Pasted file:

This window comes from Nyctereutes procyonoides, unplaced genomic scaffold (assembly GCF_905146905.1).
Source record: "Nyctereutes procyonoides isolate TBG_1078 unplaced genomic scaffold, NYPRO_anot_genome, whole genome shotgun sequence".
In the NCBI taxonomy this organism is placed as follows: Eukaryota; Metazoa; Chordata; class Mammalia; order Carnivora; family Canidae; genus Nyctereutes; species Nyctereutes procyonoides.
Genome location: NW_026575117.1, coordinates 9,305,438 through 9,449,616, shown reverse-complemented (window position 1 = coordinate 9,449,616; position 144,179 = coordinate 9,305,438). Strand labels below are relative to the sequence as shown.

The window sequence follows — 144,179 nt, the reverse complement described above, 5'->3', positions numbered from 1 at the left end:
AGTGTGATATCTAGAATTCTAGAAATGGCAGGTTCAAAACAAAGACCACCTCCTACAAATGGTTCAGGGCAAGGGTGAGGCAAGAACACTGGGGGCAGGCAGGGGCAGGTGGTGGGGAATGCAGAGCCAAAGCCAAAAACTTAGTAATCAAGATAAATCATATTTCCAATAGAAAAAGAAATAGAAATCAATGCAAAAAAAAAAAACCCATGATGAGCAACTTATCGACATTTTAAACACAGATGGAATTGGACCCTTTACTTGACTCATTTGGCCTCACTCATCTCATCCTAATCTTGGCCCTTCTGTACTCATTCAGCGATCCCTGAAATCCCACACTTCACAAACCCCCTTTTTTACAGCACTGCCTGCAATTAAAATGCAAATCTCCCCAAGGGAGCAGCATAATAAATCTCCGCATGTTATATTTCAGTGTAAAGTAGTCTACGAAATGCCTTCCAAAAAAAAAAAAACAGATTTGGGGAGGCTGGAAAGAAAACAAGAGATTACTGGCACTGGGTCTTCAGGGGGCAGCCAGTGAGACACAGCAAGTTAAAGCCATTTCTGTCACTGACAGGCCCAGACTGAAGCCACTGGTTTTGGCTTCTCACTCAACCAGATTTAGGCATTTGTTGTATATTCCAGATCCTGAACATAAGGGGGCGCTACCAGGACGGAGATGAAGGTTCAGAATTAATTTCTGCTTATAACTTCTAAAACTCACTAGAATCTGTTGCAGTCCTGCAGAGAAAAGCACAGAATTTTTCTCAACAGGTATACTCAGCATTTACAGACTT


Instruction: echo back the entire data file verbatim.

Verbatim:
This window comes from Nyctereutes procyonoides, unplaced genomic scaffold (assembly GCF_905146905.1).
Source record: "Nyctereutes procyonoides isolate TBG_1078 unplaced genomic scaffold, NYPRO_anot_genome, whole genome shotgun sequence".
In the NCBI taxonomy this organism is placed as follows: Eukaryota; Metazoa; Chordata; class Mammalia; order Carnivora; family Canidae; genus Nyctereutes; species Nyctereutes procyonoides.
Genome location: NW_026575117.1, coordinates 9,305,438 through 9,449,616, shown reverse-complemented (window position 1 = coordinate 9,449,616; position 144,179 = coordinate 9,305,438). Strand labels below are relative to the sequence as shown.

The window sequence follows — 144,179 nt, the reverse complement described above, 5'->3', positions numbered from 1 at the left end:
AGTGTGATATCTAGAATTCTAGAAATGGCAGGTTCAAAACAAAGACCACCTCCTACAAATGGTTCAGGGCAAGGGTGAGGCAAGAACACTGGGGGCAGGCAGGGGCAGGTGGTGGGGAATGCAGAGCCAAAGCCAAAAACTTAGTAATCAAGATAAATCATATTTCCAATAGAAAAAGAAATAGAAATCAATGCAAAAAAAAAAAACCCATGATGAGCAACTTATCGACATTTTAAACACAGATGGAATTGGACCCTTTACTTGACTCATTTGGCCTCACTCATCTCATCCTAATCTTGGCCCTTCTGTACTCATTCAGCGATCCCTGAAATCCCACACTTCACAAACCCCCTTTTTTACAGCACTGCCTGCAATTAAAATGCAAATCTCCCCAAGGGAGCAGCATAATAAATCTCCGCATGTTATATTTCAGTGTAAAGTAGTCTACGAAATGCCTTCCAAAAAAAAAAAAACAGATTTGGGGAGGCTGGAAAGAAAACAAGAGATTACTGGCACTGGGTCTTCAGGGGGCAGCCAGTGAGACACAGCAAGTTAAAGCCATTTCTGTCACTGACAGGCCCAGACTGAAGCCACTGGTTTTGGCTTCTCACTCAACCAGATTTAGGCATTTGTTGTATATTCCAGATCCTGAACATAAGGGGGCGCTACCAGGACGGAGATGAAGGTTCAGAATTAATTTCTGCTTATAACTTCTAAAACTCACTAGAATCTGTTGCAGTCCTGCAGAGAAAAGCACAGAATTTTTCTCAACAGGTATACTCAGCATTTACAGACTT